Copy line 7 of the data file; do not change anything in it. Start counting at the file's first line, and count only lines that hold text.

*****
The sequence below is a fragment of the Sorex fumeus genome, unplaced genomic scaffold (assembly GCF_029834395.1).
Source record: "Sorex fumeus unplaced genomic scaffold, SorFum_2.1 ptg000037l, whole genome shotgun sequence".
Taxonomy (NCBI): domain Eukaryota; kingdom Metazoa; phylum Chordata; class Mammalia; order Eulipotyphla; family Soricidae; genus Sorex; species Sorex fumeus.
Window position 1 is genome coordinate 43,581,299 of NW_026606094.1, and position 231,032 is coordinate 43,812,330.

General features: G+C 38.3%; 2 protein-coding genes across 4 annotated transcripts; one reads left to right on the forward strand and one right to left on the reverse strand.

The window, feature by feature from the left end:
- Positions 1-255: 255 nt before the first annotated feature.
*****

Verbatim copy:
- Positions 1-255: 255 nt before the first annotated feature.